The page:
This is the tech news you need to know this Tuesday.
Amazon says it has already hired 100,000 workers in 4 weeks during the coronavirus crisis and plans to hire 75,000 more. Amazon is now estimating it will spend over $500 million on increased wages.
Apple and Google say their coronavirus-tracking tech will remain "opt-in" only, and governments won't be allowed to require people to use it. The two companies say only public health authorities will be able to build apps that use their API.
Amazon is going to start accepting all non-essential products to its warehouses again this week, a month after pausing those shipments. The change signals easing pressure on Amazon's supply chain after a month of grappling with a surge in demand caused by the coronavirus pandemic.
Google announced it will donate $1 million to San Francisco Bay Area families impacted by COVID-19, with another $1 million coming from CEO Sundar Pichai. Google is working with the charity GiveDirectly, which is partly funded by Google's charitable arm, Google.org.
Researchers found hundreds of new shady websites are pushing questionable COVID-19 drugs hyped by Donald Trump and Elon Musk. Researchers with security rating service NormShield have identified at least 362 new websites pushing questionable coronavirus drugs that have appeared since January.
Amazon is waitlisting new grocery delivery customers to help it keep up with a surge in demand. The change is one of several Amazon is making to help its overwhelmed workers and infrastructure meet demand amid the coronavirus outbreak.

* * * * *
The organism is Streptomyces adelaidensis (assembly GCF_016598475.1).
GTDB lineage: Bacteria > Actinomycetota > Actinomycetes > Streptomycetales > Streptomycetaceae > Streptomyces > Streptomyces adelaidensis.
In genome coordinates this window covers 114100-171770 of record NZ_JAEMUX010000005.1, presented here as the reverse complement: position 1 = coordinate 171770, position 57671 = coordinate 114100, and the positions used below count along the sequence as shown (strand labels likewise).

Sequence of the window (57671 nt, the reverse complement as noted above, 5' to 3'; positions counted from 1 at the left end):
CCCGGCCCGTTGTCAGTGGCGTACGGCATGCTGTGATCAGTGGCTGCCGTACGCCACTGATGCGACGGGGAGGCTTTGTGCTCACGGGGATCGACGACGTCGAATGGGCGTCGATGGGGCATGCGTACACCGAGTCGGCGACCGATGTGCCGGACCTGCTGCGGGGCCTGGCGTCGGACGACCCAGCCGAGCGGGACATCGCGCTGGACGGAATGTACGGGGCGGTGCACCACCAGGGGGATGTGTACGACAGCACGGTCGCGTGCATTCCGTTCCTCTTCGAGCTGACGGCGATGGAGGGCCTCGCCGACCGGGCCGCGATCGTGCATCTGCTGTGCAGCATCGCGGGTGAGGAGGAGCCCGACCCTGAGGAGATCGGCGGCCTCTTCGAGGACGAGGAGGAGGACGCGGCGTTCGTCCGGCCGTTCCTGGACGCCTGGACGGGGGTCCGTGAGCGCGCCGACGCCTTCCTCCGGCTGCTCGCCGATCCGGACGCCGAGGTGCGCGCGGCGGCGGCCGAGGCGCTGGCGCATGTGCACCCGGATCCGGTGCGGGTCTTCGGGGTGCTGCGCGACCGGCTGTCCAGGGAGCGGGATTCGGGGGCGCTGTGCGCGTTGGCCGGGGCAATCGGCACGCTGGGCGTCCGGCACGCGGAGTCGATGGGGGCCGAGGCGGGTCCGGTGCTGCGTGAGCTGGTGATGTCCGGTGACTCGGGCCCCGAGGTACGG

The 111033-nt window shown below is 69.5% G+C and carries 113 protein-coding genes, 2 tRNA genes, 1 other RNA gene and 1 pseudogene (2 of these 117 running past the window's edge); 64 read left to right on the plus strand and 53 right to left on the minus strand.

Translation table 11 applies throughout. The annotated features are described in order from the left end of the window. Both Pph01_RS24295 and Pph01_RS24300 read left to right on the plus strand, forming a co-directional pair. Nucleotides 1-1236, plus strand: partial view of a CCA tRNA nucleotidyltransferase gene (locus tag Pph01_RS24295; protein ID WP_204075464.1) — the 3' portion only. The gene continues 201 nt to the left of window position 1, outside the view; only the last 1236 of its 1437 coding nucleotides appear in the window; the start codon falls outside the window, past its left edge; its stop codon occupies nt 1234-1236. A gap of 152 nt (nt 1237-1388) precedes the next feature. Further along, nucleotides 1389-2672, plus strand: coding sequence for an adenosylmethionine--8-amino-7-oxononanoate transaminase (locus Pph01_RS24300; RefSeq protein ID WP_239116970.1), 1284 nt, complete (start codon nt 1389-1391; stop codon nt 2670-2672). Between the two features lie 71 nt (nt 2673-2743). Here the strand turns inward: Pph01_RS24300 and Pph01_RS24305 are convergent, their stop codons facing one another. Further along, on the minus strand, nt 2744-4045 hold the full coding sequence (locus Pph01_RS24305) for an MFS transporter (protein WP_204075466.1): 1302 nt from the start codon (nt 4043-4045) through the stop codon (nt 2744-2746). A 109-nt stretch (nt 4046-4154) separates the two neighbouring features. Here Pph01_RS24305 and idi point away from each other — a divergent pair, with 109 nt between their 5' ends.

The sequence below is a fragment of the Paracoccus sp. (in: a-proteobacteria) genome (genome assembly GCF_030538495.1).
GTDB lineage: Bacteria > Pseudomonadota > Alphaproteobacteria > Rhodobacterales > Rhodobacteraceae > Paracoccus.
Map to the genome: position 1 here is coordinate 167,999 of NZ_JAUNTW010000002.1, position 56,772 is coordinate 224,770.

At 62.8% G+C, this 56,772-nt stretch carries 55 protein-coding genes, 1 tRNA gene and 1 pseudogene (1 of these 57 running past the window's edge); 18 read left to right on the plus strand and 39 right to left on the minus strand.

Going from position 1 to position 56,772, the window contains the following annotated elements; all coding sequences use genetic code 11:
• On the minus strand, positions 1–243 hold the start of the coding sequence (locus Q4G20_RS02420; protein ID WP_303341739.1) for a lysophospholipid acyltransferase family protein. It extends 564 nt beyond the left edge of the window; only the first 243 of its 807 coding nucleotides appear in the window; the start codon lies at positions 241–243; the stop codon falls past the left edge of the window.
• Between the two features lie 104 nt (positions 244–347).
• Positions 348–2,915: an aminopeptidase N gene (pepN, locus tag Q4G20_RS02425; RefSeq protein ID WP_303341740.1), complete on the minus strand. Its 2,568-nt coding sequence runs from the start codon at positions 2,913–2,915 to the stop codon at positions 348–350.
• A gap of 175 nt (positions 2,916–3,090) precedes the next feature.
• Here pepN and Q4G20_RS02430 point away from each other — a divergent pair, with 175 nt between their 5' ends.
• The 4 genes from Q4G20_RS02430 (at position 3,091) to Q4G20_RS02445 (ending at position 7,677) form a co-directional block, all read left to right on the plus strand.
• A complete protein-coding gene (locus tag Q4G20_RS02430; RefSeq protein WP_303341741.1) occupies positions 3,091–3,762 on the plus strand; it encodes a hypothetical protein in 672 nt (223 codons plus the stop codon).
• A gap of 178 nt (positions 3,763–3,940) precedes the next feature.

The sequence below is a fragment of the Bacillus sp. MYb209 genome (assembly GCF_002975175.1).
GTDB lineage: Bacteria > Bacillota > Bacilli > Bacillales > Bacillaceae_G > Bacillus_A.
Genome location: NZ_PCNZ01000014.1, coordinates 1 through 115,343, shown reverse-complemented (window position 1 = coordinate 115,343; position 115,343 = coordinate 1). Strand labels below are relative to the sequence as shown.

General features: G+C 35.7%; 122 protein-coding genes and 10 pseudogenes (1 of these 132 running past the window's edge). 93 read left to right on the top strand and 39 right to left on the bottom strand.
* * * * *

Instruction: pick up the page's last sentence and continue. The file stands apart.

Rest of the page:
Video game ratings will now warn parents about "loot boxes." The new rating applies to all games with "any randomized elements, including loot boxes, gacha games, item or card packs, prize wheels, treasure chests, and more."
Zoom is giving paid users more control over where their calls are routed, after it got slammed for "mistakenly" using data centers in China. Zoom CEO Eric Yuan has said the mistake was made because the company was scrambling to keep pace with heightened demand, and didn't follow its usual "best practices."
Over 500,000 Zoom accounts are available for purchase or even free of charge on the Dark Web, Bleeping Computer reports. Lists of accounts were compiled using "credential stuffing" attacks, where hackers use leaked information from previous data breaches to try to hack into new accounts.
The next iPhone will reportedly look a little like Apple's latest iPad models with angular sides and a flat screen. Apple is expected to launch two high-end iPhone models to replace the iPhone 11 Pro and iPhone 11 Pro Max, in addition to two lower end models to replace the iPhone 11.